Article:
The ban on wireless hardware in voting machines will force vendors currently building systems using off-the-shelf components to rely on more expensive custom-built hardware, Hovland said. I will. He also argued that the guidelines are voluntary, although many state laws are based on them.

“You have people who put themselves in front of the soundness of our democracy and put their own personal agenda,” Hoblan said, and the electoral authorities are among those who support change. I added that there is. “This is very uncertain how some people are approaching this.”

Hovland emphasized that the revised guidelines state that voting devices should disable all wireless features. However, computer experts say that if hardware exists, you can deploy software that activates it. In addition, threats come not only from malicious attackers, but also from vendors and their clients. Vendors and their clients can enable the wireless feature for maintenance purposes and forget to turn it off, leaving the machine vulnerable.

Still, Dan Wallach, a computer scientist at Rice University, one of the members of the NIST-led technical committee, said the change was surprising, but not “catastrophic.” He said the objection should not prevent the adoption of the new guidelines.

California, Colorado, New York and Texas have already banned wireless modems on voting devices. The updating standard, known as the Voluntary Voting System Guidelines, is used in 38 states as a benchmark or to define some aspects of equipment testing and certification. In 12 states, voting equipment certification is fully compliant with the guidelines.

In 2015, Virginia deauthorized and abandoned a voting machine called WIN Vote after determining that it could be accessed and operated wirelessly.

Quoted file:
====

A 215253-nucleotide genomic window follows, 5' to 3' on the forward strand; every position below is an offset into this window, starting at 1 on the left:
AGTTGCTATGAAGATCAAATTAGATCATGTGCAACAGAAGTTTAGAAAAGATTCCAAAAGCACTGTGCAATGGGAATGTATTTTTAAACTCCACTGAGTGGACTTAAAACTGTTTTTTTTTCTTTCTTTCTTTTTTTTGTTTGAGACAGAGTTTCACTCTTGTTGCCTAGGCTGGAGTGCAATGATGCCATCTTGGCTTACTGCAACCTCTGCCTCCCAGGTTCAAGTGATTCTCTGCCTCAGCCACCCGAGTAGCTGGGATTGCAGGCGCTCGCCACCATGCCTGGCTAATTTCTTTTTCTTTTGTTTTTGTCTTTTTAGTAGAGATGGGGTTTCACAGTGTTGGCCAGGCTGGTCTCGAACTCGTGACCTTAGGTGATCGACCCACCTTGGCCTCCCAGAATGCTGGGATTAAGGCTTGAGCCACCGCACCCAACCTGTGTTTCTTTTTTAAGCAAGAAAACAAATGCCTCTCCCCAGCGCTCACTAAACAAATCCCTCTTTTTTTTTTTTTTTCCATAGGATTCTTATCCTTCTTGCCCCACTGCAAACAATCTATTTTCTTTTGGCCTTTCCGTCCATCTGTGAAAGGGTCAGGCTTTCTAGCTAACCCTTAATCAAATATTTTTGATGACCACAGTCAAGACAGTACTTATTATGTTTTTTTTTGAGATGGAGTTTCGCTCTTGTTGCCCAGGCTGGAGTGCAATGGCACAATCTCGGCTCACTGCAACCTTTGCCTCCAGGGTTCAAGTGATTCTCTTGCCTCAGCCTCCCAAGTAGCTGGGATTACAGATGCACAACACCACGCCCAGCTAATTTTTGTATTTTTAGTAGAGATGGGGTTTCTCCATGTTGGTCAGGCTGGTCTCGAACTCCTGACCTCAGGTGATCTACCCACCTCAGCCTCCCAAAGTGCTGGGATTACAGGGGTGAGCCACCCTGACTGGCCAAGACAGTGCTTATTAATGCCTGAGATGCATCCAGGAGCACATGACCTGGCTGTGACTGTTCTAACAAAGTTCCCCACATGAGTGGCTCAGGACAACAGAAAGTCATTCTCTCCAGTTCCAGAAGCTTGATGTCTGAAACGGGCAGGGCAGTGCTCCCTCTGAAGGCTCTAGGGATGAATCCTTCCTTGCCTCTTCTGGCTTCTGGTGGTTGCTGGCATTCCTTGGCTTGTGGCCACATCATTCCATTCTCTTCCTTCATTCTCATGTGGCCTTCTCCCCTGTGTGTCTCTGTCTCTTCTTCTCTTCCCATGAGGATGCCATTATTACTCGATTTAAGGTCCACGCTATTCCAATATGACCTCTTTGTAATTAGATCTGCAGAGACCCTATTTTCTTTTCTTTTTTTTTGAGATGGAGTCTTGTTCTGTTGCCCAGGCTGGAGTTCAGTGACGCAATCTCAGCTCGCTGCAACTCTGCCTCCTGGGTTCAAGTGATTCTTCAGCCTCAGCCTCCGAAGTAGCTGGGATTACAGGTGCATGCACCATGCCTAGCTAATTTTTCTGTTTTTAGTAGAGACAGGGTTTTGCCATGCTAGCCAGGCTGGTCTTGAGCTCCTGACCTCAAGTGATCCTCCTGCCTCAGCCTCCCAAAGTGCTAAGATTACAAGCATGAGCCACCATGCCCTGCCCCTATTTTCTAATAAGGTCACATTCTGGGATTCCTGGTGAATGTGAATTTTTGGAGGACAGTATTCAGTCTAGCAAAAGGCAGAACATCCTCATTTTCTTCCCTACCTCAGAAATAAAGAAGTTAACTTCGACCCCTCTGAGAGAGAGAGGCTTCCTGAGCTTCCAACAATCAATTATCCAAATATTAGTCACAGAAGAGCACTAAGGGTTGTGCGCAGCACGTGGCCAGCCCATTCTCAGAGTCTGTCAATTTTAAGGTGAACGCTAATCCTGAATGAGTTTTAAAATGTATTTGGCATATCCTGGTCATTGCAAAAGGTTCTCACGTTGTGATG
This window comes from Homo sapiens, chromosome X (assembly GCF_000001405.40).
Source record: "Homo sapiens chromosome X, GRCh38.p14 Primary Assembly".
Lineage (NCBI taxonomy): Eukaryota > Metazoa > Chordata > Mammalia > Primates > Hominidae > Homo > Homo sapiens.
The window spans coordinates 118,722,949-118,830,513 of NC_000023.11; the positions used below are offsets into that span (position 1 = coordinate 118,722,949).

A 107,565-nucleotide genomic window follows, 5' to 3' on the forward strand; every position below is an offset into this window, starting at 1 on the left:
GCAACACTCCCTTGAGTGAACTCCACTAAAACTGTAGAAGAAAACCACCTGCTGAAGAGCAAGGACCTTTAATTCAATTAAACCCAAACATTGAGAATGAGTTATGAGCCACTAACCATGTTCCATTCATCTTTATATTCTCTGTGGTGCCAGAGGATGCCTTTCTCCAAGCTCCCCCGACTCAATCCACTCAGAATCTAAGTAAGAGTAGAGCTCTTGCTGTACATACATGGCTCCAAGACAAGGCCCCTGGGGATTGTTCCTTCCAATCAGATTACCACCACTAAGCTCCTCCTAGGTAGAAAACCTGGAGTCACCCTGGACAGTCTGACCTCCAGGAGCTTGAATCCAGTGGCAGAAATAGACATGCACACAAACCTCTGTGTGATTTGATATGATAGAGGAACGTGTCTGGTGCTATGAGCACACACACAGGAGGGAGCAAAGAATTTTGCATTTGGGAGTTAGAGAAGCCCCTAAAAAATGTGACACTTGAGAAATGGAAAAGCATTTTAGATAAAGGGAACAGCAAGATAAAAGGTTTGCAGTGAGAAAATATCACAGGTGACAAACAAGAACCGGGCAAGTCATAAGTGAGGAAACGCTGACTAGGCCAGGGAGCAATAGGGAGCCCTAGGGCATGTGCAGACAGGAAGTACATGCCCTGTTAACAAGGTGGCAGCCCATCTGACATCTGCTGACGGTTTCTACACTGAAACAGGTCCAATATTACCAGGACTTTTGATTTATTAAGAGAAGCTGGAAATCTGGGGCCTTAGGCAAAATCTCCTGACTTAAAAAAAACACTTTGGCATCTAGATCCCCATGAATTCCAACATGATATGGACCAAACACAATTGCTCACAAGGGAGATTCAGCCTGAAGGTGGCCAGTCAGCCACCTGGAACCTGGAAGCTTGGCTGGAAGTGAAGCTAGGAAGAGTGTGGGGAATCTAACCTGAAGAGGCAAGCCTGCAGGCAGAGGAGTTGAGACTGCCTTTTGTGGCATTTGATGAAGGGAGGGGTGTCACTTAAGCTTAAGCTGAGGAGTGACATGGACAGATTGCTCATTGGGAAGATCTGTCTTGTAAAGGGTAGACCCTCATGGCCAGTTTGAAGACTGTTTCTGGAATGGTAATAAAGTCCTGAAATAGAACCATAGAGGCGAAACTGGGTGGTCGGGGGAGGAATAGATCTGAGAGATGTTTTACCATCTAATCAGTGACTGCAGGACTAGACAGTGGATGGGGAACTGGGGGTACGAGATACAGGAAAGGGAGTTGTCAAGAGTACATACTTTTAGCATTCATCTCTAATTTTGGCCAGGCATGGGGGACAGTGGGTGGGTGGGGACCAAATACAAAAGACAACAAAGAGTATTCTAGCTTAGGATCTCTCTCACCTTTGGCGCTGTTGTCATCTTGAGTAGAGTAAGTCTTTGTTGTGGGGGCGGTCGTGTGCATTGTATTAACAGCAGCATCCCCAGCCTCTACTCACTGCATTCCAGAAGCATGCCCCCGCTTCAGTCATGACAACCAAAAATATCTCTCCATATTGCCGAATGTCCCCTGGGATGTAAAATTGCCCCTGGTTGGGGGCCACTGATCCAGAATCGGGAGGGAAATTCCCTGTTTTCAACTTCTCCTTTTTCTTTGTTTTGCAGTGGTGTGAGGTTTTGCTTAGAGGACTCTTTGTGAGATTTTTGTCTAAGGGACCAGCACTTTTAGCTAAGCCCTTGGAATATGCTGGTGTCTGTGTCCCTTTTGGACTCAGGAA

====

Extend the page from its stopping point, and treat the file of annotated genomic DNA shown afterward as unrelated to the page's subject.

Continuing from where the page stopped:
The Election Assistance Commission, created to modernize voting skills following the “hanging Chad” blunder in the 2000 presidential election, has not had much authority so far. This is because voting management is run separately by 50 states and territories.

However, after Russian military hackers interfered in the 2016 elections in favor of Trump, the country’s voting system was declared as an important infrastructure, and Congressional Democrats took greater federal control to improve security. I tried to exercise.

However, Republicans are blocking attempts to reform election security in the Senate. The least reliable ballots (touch screens without paper ballots) are mostly scrapped, but privately owned equipment vendors have their own system that computer scientists say remains vulnerable to hacking. Continues to sell. Experts are promoting the universal use of handwritten paper ballots and better auditing to increase confidence in election results.

Associated Press writer Christina A. Cassidy contributed from Atlanta.

Activists complain of weakened voting security standard – Twin Cities Source link Activists complain of weakened voting security standard – Twin Cities